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Jeanne Assam

Friday, February 1st, 2008

Jeanne Assam of Colorado Springs, Colorado is the CCRKBA Gun Rights Defender of the Month for February.
In nominating Ms. Assam for the Award, John M. Snyder, CCRKBA Public Affairs Director, said that, “this woman, by her recent heroic defensive action in an extraordinarily difficult conflict situation, demonstrates that guns in the hands of good people are necessary for the defense of life. She certainly is most deserving of this Award.”
It was just a couple of months ago that Jeanne Assam, 42, armed only with her handgun, courageously interrupted and stopped a one-man killing spree perpetrated by a madman armed in car and person with a Bushmaster XM15 rifle, an AK-47 rifle, a Beretta .40 cal. semiautomatic handgun, a Springfield Armory 9mm semiautomatic handgun, and over 1,000 rounds of ammunition.
On one Sunday, when a number of Americans participate in church services of various denominations, Matthew Murray, 24, reportedly shot and killed two people on the Faith Bible Church campus in Arvada, Colorado and wounded two others in the morning.
Murray then moved on to New Life Church in Colorado Springs where he shot and killed two other people and wounded two more.
It was at that point that Jeanne Assam demonstrated her heroism.
“There was chaos,” Assam said, as parishioners ran away. “I will never forget the gunshots. They were so loud.”
Assam said, “I saw him coming through the doors” and took cover. “I came out or cover and identified myself and engaged him and took him down.”
Assam, a private citizen with a permit to carry a concealed firearm, was acting as a volunteer guard at the church that Sunday. Police said later that Murray had fired 26 rounds from his Bushmaster rifle and one round from the Springfield 9mm. They said Assam fired 10 rounds at Murray and that Murray subsequently took his own life.
“God was with me,” said Assam. “I didn’t think for a minute to run away.”
Assam said she believes God gave her the strength to confront Murray, keeping her calm and focused even though he appeared to be twice her size and was more heavily armed.
Sgt. Jeff Johnson of the Colorado Springs Police Department confirmed that, at the time of the actual encounter, Murray was carrying two handguns and a rifle.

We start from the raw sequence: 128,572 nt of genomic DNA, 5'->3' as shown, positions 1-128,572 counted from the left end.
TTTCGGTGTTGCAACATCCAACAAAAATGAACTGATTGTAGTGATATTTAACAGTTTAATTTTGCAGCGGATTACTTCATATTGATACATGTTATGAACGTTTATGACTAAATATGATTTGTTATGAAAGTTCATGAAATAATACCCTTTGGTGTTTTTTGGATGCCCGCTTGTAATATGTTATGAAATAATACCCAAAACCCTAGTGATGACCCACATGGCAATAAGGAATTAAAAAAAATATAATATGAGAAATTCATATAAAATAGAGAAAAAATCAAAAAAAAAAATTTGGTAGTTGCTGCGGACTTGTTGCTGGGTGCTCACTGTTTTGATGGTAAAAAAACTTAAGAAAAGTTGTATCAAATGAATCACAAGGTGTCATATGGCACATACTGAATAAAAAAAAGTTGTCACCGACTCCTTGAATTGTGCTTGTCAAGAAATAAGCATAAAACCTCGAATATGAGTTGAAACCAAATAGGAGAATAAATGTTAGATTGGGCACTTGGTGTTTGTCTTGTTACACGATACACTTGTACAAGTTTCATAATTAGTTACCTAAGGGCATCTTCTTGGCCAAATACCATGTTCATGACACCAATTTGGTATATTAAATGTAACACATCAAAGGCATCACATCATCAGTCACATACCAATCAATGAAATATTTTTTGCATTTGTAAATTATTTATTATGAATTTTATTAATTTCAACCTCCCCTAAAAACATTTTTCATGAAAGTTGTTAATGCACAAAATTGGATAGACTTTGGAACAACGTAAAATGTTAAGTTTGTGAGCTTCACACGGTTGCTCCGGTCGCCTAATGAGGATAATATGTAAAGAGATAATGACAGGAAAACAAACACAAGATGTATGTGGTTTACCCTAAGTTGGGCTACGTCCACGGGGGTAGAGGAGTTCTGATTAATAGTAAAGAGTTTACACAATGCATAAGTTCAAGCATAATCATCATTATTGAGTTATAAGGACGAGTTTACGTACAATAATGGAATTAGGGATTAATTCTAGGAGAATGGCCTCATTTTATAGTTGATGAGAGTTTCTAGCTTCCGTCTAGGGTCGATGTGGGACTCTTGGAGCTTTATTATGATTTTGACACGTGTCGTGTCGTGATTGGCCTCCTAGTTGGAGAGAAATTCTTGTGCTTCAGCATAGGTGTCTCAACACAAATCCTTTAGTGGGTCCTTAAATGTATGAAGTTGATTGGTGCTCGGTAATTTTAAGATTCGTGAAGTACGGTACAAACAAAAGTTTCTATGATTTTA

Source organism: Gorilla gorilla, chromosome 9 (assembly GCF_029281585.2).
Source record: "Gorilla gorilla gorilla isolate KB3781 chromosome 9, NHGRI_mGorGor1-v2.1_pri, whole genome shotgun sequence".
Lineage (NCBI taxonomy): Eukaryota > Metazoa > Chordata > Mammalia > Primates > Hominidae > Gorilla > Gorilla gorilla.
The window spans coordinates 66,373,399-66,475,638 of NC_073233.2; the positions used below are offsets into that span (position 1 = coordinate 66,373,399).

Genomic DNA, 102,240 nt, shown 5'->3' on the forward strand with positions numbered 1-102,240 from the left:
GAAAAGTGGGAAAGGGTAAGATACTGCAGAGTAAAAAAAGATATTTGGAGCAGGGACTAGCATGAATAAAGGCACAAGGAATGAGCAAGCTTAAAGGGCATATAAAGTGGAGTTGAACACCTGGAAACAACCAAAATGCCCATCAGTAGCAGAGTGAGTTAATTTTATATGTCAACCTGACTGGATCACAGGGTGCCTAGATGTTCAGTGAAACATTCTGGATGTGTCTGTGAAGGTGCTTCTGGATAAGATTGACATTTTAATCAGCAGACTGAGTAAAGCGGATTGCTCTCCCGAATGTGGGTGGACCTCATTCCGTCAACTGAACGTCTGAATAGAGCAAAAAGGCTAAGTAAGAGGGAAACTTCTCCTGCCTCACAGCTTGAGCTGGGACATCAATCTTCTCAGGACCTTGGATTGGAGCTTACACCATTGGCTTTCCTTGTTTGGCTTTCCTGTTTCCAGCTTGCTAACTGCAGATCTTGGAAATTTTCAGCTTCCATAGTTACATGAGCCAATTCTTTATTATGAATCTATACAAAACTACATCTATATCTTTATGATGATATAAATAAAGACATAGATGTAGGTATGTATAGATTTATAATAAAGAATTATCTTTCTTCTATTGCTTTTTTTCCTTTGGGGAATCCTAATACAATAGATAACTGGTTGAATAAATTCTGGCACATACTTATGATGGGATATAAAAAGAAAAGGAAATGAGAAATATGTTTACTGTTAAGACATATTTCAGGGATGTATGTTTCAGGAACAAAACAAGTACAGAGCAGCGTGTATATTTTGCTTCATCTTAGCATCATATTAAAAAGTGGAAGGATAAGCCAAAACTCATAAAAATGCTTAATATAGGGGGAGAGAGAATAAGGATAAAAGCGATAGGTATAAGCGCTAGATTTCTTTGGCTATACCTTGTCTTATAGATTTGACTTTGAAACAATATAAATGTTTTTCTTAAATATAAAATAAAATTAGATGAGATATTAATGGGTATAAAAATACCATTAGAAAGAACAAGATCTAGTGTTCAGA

Assam said, “It seemed like it was me, the gunman and God.”
She said, “I was given the assignment to end this before it got much worse. I just prayed for the Holy Spirit to guide me. I said, ‘Holy Spirit, be with me.’ My hands weren’t even shaking.”
When the gunman entered New Life Church, she said, she took cover and drew spiritual and physical strength from her religious faith.
At the present time, Assam works for a ministry.
At New Life Church, she attends one religious service on Sundays and volunteers as a guard at another service.
Formerly a police officer, Assam said that she had pulled her gun several times in the course of her job but never had to fire at anyone.
About 10 years ago, Assam was a police officer in Minneapolis, Minnesota who was fired for lying during an internal investigation. Sgt. John Delmonico, President of the Police Federation of Minneapolis, said police were investigating a complaint that Assam swore at a bus driver in connection with an incident on a city bus. “In giving a statement about the incident, she was untruthful and she was fired,” Delmonico said. The swearing was on tape, he said. “The union arbitrated the case and the arbitrator upheld the termination.”
That 10-year old incident did not bother officials at New Life Church. Pastor Brady Boyd said Jeanne Assam’s license to carry a gun and her experience at other police departments had persuaded leaders to let her serve as a volunteer security guard at the Colorado Springs church.
“She is a fairly new believer in Christ,” Pastor Brady said of Assam and her Minneapolis background. “If you go back into pasts, you can dig up something on any of us. She admittedly made lots of bad decisions but only in the past few months has she become a devoted follower of Christ. Her life has changed. She was let go, but that happens every day to good people. I don’t want her to be convicted or crucified for being a heroine. That’s way a lot of people don’t get involved. She did the right thing at the right time.”